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 From 1965 -- 1972 Bird Island in Marion, MA, and Ram Island in 
Mattapoisett, MA., and 1994- 1997 on Ram Island, Mattapoisett, MA.,  I 
banded Common and Roseate Terns.  In the case of Ram Island I was there 
when Gulls took over the island and the bulk of the tern colony 
abandoned the island.  The MA Fish and Wildlife decided to deal with the 
problem of an over abundance of gulls by reclaiming Ram Island.  They 
started that process in 1990-91.  Tern started to resettle in 1993-94.
Bird Island is the largest Roseate Tern Colony along the Atlantic shore 
and Ram Island used to be second to Bird and in some years surpassing 
it.  However, Ram Island ceased to become a tern colony for either 
Common or Roseate Terns due to Gull nesting and predation as well as an 
influx of Double-crested Cormorants.
Since both Herring and Ring-billed Gulls start to nest before terns 
arrive they (Gulls) are natural predators of Tern chicks.  If they 
(gulls) are over abundant then terns are in serious jeopardy.
Will a reduction in landfill spoils, dumps etc., help to diminish 
Gulls?  Good question.  But, until that happens there has to be some 
form of management IF we want, or feel it is ecologically important to 
have Caspian Terns nesting in an area that has been taken over by gulls.
Cormorants on the other hand tend to leave an area they have nested 
UNINHABITAL for terns.
It seems to me that if the history of Young Island has been a nesting 
site for Caspian Terns, and gulls and cormorants have taken it over due 
to man's waste management, than we should find a way to bring back 
Caspian Terns. 
One should not forget that there are other natural predators of tern 
chicks besides gulls, such as Great Horned Owls.  Adding Gulls to this 
smorgasbord of tern chicks makes it extremely difficult for terns to be 
successful.
Why would we plant trees on an island that was once a Tern colony?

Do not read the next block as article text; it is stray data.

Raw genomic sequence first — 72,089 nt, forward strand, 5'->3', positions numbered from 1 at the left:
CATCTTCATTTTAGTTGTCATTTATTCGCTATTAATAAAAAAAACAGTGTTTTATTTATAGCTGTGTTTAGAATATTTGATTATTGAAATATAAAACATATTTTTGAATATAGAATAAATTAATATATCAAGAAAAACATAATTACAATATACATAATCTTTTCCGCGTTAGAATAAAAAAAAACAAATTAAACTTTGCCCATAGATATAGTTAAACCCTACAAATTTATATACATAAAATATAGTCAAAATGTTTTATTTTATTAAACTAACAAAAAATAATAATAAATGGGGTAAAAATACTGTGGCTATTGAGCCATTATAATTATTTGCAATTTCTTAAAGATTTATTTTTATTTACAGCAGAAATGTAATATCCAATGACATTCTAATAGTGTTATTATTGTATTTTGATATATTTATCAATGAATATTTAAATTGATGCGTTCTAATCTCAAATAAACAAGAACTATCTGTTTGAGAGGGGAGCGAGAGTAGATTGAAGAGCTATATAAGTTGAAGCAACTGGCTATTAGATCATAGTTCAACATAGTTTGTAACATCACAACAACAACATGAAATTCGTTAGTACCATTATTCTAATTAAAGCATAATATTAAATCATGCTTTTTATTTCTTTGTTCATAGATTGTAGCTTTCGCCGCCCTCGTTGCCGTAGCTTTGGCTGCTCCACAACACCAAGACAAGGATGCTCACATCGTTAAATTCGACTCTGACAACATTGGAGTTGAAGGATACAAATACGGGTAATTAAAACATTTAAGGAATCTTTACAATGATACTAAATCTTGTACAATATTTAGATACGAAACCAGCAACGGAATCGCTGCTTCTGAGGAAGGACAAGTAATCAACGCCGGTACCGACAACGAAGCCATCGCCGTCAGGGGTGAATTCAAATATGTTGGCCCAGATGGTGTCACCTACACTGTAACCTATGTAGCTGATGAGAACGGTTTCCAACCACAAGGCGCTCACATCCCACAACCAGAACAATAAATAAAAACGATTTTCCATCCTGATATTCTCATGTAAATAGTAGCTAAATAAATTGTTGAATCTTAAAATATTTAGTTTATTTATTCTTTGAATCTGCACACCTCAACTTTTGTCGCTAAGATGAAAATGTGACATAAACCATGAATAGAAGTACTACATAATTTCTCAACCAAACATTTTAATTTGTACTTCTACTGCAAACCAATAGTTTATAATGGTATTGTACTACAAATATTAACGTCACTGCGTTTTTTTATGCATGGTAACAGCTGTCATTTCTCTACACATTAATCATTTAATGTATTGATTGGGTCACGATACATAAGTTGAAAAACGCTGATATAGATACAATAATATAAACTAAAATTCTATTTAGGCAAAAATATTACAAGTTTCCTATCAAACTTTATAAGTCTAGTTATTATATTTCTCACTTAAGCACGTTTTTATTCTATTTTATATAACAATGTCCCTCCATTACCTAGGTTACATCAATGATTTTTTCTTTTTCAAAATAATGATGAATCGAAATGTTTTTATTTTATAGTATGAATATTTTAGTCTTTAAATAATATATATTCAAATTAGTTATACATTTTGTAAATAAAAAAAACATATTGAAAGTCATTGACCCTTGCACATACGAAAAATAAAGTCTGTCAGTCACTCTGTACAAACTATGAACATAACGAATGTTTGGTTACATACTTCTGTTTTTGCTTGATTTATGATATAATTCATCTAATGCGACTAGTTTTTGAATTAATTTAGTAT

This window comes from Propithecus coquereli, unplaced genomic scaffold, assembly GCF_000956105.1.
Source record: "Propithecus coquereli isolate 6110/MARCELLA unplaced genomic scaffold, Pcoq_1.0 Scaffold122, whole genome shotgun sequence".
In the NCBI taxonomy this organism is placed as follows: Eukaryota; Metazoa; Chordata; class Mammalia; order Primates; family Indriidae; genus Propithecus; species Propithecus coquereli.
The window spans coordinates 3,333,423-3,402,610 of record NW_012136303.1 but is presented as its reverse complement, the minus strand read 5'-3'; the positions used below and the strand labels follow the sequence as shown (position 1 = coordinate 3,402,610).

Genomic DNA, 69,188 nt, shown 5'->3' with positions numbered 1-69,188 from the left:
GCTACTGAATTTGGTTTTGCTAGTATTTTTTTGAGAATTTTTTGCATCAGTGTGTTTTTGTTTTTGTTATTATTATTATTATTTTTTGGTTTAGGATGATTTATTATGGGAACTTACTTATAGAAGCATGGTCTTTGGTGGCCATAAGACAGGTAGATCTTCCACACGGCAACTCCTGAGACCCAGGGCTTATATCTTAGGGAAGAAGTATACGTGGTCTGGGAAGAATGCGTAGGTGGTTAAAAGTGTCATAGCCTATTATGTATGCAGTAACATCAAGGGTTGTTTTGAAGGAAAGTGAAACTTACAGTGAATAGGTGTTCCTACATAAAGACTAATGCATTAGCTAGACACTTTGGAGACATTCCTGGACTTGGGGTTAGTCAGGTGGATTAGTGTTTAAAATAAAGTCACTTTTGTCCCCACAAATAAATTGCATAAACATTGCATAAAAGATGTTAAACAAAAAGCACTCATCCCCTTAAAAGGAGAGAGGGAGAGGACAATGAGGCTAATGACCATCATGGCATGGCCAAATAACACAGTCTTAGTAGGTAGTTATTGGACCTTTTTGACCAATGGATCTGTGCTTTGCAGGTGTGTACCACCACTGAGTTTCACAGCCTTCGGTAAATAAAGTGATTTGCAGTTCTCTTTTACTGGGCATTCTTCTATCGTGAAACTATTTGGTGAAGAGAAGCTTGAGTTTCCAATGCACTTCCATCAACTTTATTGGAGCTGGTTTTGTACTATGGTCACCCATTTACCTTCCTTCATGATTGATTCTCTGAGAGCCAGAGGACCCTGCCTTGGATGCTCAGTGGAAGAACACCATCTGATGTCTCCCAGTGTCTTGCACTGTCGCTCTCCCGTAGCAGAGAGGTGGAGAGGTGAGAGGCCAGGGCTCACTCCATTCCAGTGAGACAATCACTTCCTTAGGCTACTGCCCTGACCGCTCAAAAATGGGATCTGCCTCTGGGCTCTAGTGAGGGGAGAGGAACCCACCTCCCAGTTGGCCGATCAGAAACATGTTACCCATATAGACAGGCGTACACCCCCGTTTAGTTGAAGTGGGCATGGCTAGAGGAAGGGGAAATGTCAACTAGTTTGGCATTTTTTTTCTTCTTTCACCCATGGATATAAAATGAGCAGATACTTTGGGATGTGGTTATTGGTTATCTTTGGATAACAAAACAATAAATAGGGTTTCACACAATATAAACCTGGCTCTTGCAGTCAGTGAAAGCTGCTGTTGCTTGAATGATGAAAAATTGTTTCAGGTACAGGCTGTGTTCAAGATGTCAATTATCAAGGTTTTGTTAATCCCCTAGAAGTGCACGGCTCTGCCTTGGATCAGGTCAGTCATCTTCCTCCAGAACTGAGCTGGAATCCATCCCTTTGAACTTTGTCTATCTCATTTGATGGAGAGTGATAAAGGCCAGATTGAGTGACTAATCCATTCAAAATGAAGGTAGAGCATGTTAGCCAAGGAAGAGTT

I agree there needs to be more public information on this issue.

Richard Harlow
Milton, VT


Elizabeth Alton wrote:
> Thank you for informing us about this topic. I certainly agree with Dave & 
> Scott and hope that the management of Young Island would include minimal 
> disturbance on the island in order to allow the Caspian Terns to continue their 
> breeding attempts. Not knowing a lot about nesting habitat management, I wonder if 
> those of you that do know might be able to educate us a little more about how 
> spp like gulls and cormorants co-exist with terns. I am aware that on Young 
> Island the cormorant population has been almost eliminated and that the 
> Ring-billed Gulls are at far lower numbers now that landfills are closed. Perhaps 
> these lower numbers would allow the gulls to nest along with the terns. I am sure 
> that human disturbances on the island, such as shooting gulls and planting 
> trees, could be a big disturbance to the Caspian Terns. 
>
> I for one, would appreciate more information about all this. And if there is 
> a way the public could have a say about the Island's management policies, I 
> would be interested in knowing how to go about that as well. 
>
> Concerned, 
> Liz Alton, Georgia, VT
>
> In a message dated 5/15/08 5:39:18 PM, [log in to unmask] writes:
>
>
>   
>> Dave and fellow birders,
>>
>> That's fascinating that Caspian Terns may be starting to breed on Young
>> Island in Lake Champlain. This sighting underscores the role of Young Island
>> as one of the foremost nesting islands in Vermont for waterbirds -- it's
>> been designated only one of 21 Important Bird Areas (IBAs) in the state on
>> that basis. So I was surprised to learn that the Vermont Department of Fish
>> and Wildlife has recently developed a plan to substantially reduce waterbird
>> populations on the island by egg oiling and shooting, as alluded to in
>> Dave's message. Apparently the objective is to grow trees on the island.
>> While trees have the potential to benefit nesting birds like herons,
>> destroying thousands of gull nests and shooting adults seems to be a drastic
>> reaction that hasn't been well thought-through. Are many other birders aware
>> of these activities? If enough people in the birding community share
>> concerns about this, perhaps we can persuade the state to pursue more
>> reasonable alternatives.
>>
>>
>> Scott Schwenk
>> [log in to unmask]
>> South Burlington
>>
>> On Wed, May 14, 2008 at 11:41 AM, David Capen <[log in to unmask]> wrote:
>>
>>     
>>> Caspian terns have been frequenting Young Island, in Grand Isle, recently.
>>>   On Monday, I watched from a blind on the island as a pair courted and 
>>>       
>> began
>>     
>>> making a nest scrape.  Caspians nested on Young Island initially in 2000,
>>> but have not been observed on a nest since 2003. Let's hope the repeated
>>> disturbances from the Fish and Wildlife Department's management of
>>> cormorants and gulls, and their planting of trees on the island, don't
>>> disrupt nesting by this species.
>>>       
>
>
>
>
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